Rearden Commerce is a survivor. Founded right before the dot-com bubble peaked in early 2000, it's gone from a tiny company based in a sketchy San Francisco neighborhood to a growing Silicon Valley online service that helps more than 2,000 customers manage business services such as shipping and travel.
In a recent e-mail interview, CNET News Executive Editor Jim Kerstetter asked Rearden CEO Patrick Grady what's next for his company. In the interview, Grady was surprisingly candid about whether Rearden is a good acquisition target, discussed how Rearden made it through the dot-com bust, and revealed himself to be a considerable fan of the author Ayn Rand.
The following is a condensed version of that interview:
Q: When I first met you, your company was in a little office on the edge of (San Francisco's) Tenderloin. What happened to that old office? Grady: When we moved into that office in February 2000, it was the very top of the bubble and the vacancy rate was one-half of one percent in San Francisco. It was the absolute cheapest space I could find and it came with some interesting "amenities." We had the XXX "Theater" next door, drug dealers openly conducting business in front, the homeless regularly making their way into our cubes, and the methadone clinic behind us. As soon as the real estate market collapsed, we ran from that lease and the neighborhood and never looked back!
Your company is certainly a survivor. How'd you make it through the dot-com bust? Was there a point when you worried the company was going to go under? Grady: Nuclear winter was much longer and far more difficult on us than most companies I believe. First, we had raised a seed round of only $2 million before the bubble burst as opposed to the war chests of others. Second, our initial target market was the "enterprise" and large corporations simply didn't begin buying in any consistent manner from start-ups again until 2004. Third, more than a simple Web application company, we were building out a general-purpose platform and an application in parallel. In summary, we had virtually no cash, no customers and enormous technical complexity to contend with from 2000 to 2004. We call it the character-building era.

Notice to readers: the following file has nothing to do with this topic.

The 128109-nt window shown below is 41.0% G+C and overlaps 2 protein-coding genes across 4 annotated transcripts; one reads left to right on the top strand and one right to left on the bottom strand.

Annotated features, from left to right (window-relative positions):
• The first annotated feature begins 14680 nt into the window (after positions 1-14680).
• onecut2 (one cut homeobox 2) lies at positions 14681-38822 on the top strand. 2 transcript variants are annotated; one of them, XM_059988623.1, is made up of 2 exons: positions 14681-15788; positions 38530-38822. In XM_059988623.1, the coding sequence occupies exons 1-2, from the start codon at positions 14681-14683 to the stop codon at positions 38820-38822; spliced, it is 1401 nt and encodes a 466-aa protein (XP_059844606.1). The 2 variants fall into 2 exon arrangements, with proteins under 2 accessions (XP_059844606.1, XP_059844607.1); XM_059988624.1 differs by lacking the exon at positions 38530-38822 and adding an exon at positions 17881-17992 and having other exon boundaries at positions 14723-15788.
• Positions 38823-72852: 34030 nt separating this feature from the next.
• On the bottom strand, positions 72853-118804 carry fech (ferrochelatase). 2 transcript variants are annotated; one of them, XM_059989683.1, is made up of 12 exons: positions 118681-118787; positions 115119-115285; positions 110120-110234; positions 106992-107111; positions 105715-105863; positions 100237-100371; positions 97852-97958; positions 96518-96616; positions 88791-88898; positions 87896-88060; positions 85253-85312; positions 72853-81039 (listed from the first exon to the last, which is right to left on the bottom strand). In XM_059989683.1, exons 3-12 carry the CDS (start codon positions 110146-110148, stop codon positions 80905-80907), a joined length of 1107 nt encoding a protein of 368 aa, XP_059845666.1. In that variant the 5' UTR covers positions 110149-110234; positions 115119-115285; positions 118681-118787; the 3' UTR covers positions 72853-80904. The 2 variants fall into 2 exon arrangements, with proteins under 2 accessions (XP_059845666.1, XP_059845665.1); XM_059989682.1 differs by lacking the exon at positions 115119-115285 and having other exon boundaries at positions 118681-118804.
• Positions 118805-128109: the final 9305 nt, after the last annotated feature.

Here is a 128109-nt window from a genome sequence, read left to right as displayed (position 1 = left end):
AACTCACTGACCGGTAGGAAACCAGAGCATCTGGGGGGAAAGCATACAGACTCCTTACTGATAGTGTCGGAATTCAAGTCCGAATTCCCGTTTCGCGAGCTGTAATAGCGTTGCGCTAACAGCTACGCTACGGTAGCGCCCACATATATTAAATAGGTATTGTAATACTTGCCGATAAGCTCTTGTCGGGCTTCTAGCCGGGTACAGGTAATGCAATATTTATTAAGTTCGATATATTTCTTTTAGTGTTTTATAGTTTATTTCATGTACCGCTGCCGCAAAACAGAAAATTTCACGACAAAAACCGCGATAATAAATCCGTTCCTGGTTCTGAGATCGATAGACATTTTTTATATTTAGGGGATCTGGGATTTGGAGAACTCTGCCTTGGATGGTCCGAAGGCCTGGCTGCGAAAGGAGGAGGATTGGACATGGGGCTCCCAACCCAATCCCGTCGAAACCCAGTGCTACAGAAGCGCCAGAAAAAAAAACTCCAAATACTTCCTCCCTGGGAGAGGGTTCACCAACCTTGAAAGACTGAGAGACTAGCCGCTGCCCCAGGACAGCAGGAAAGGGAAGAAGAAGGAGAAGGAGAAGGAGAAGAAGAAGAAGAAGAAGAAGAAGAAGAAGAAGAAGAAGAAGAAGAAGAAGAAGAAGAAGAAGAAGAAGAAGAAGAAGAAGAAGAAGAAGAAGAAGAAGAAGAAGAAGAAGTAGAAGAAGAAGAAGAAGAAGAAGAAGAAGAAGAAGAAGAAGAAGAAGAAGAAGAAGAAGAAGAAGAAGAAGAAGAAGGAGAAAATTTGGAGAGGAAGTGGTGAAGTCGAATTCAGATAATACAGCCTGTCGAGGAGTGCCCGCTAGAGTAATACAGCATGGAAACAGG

We survived by recapitalizing the company and ridding ourselves of investors that didn't have the patience to be in it for the long haul, moving into an industrial warehouse for a fraction of the cost of our former space, buying our equipment from auctions of dead dot-coms (i.e. Pets.com, WebVan) and having employees exchange cash for stock. During one stretch, our executive team worked for a $1 annualized salary and I invested $3 million personally to provide confidence to other investors. We lived payroll to payroll through the nuclear winter.
When exactly did you change the name of the company from Gazoo (to Talaris and finally Rearden Commerce) and why? Grady: I always intended to call the company Rearden Commerce once we had established proof of the platform and the business model. The name Rearden Commerce was inspired by the literary character, Hank Rearden, in the book Atlas Shrugged. Rearden worked for nearly 10 years to create a new kind of alloy that was far superior to steel. Rearden Metal was lighter, stronger, and cheaper than steel, revolutionizing not only the steel and railroad industries but served as a core enabler for the industrial economy.… Read more